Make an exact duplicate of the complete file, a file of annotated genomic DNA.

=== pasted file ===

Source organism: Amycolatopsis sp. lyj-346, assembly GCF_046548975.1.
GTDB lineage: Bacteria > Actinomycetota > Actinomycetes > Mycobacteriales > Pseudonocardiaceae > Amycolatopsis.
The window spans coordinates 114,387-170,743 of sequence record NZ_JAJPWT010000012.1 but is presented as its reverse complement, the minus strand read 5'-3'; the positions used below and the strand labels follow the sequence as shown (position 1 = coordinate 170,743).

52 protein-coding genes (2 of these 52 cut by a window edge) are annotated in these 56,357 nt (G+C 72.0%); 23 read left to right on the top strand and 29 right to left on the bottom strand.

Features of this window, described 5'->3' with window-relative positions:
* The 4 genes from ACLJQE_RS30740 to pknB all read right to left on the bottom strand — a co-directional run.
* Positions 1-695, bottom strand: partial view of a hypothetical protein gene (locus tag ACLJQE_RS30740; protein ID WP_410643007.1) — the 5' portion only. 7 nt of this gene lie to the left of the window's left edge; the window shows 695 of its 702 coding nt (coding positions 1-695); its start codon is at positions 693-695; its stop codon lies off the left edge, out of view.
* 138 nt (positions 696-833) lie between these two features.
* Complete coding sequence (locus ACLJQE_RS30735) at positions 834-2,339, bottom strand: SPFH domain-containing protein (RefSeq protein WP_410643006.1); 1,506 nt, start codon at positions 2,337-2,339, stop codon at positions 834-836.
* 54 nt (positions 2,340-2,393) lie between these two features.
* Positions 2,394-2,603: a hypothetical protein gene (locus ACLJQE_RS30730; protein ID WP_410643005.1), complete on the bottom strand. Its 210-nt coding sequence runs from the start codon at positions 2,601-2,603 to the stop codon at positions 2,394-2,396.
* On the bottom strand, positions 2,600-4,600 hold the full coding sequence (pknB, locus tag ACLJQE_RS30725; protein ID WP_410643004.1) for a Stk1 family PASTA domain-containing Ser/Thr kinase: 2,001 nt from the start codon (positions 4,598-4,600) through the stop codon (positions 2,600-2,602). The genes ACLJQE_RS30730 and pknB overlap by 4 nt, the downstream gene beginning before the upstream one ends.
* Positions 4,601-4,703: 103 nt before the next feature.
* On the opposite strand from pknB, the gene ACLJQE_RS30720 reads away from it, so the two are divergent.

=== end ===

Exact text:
Source organism: Amycolatopsis sp. lyj-346, assembly GCF_046548975.1.
GTDB lineage: Bacteria > Actinomycetota > Actinomycetes > Mycobacteriales > Pseudonocardiaceae > Amycolatopsis.
The window spans coordinates 114,387-170,743 of sequence record NZ_JAJPWT010000012.1 but is presented as its reverse complement, the minus strand read 5'-3'; the positions used below and the strand labels follow the sequence as shown (position 1 = coordinate 170,743).

52 protein-coding genes (2 of these 52 cut by a window edge) are annotated in these 56,357 nt (G+C 72.0%); 23 read left to right on the top strand and 29 right to left on the bottom strand.

Features of this window, described 5'->3' with window-relative positions:
* The 4 genes from ACLJQE_RS30740 to pknB all read right to left on the bottom strand — a co-directional run.
* Positions 1-695, bottom strand: partial view of a hypothetical protein gene (locus tag ACLJQE_RS30740; protein ID WP_410643007.1) — the 5' portion only. 7 nt of this gene lie to the left of the window's left edge; the window shows 695 of its 702 coding nt (coding positions 1-695); its start codon is at positions 693-695; its stop codon lies off the left edge, out of view.
* 138 nt (positions 696-833) lie between these two features.
* Complete coding sequence (locus ACLJQE_RS30735) at positions 834-2,339, bottom strand: SPFH domain-containing protein (RefSeq protein WP_410643006.1); 1,506 nt, start codon at positions 2,337-2,339, stop codon at positions 834-836.
* 54 nt (positions 2,340-2,393) lie between these two features.
* Positions 2,394-2,603: a hypothetical protein gene (locus ACLJQE_RS30730; protein ID WP_410643005.1), complete on the bottom strand. Its 210-nt coding sequence runs from the start codon at positions 2,601-2,603 to the stop codon at positions 2,394-2,396.
* On the bottom strand, positions 2,600-4,600 hold the full coding sequence (pknB, locus tag ACLJQE_RS30725; protein ID WP_410643004.1) for a Stk1 family PASTA domain-containing Ser/Thr kinase: 2,001 nt from the start codon (positions 4,598-4,600) through the stop codon (positions 2,600-2,602). The genes ACLJQE_RS30730 and pknB overlap by 4 nt, the downstream gene beginning before the upstream one ends.
* Positions 4,601-4,703: 103 nt before the next feature.
* On the opposite strand from pknB, the gene ACLJQE_RS30720 reads away from it, so the two are divergent.